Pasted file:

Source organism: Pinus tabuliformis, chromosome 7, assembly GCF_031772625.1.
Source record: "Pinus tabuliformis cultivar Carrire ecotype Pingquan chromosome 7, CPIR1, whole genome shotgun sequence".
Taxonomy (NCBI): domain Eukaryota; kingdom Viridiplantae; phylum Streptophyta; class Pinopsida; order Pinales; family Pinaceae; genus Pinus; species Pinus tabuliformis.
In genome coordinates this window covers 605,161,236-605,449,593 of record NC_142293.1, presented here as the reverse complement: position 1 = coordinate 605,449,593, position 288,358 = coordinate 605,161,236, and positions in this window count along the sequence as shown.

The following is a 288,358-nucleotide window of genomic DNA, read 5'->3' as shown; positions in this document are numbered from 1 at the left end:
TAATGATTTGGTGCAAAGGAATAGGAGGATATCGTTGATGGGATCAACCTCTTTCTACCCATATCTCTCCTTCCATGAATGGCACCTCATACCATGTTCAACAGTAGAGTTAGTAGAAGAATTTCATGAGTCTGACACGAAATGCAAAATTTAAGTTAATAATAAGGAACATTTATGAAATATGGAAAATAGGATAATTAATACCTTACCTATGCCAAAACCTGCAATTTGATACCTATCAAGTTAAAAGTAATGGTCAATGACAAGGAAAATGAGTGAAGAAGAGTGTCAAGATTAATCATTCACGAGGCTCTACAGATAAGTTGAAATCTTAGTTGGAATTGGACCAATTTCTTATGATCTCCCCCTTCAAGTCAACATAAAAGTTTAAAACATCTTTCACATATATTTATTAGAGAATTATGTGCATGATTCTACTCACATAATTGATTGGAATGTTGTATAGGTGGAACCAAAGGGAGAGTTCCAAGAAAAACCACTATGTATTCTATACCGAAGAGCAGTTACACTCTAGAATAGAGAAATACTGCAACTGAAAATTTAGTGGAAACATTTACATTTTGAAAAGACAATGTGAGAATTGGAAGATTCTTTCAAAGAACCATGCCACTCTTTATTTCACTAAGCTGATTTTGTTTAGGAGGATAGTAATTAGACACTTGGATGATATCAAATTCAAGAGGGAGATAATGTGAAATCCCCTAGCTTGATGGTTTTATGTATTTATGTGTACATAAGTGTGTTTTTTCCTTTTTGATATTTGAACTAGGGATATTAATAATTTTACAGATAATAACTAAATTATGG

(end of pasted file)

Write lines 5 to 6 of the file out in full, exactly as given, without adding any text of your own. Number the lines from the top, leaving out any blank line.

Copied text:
The following is a 288,358-nucleotide window of genomic DNA, read 5'->3' as shown; positions in this document are numbered from 1 at the left end:
TAATGATTTGGTGCAAAGGAATAGGAGGATATCGTTGATGGGATCAACCTCTTTCTACCCATATCTCTCCTTCCATGAATGGCACCTCATACCATGTTCAACAGTAGAGTTAGTAGAAGAATTTCATGAGTCTGACACGAAATGCAAAATTTAAGTTAATAATAAGGAACATTTATGAAATATGGAAAATAGGATAATTAATACCTTACCTATGCCAAAACCTGCAATTTGATACCTATCAAGTTAAAAGTAATGGTCAATGACAAGGAAAATGAGTGAAGAAGAGTGTCAAGATTAATCATTCACGAGGCTCTACAGATAAGTTGAAATCTTAGTTGGAATTGGACCAATTTCTTATGATCTCCCCCTTCAAGTCAACATAAAAGTTTAAAACATCTTTCACATATATTTATTAGAGAATTATGTGCATGATTCTACTCACATAATTGATTGGAATGTTGTATAGGTGGAACCAAAGGGAGAGTTCCAAGAAAAACCACTATGTATTCTATACCGAAGAGCAGTTACACTCTAGAATAGAGAAATACTGCAACTGAAAATTTAGTGGAAACATTTACATTTTGAAAAGACAATGTGAGAATTGGAAGATTCTTTCAAAGAACCATGCCACTCTTTATTTCACTAAGCTGATTTTGTTTAGGAGGATAGTAATTAGACACTTGGATGATATCAAATTCAAGAGGGAGATAATGTGAAATCCCCTAGCTTGATGGTTTTATGTATTTATGTGTACATAAGTGTGTTTTTTCCTTTTTGATATTTGAACTAGGGATATTAATAATTTTACAGATAATAACTAAATTATGG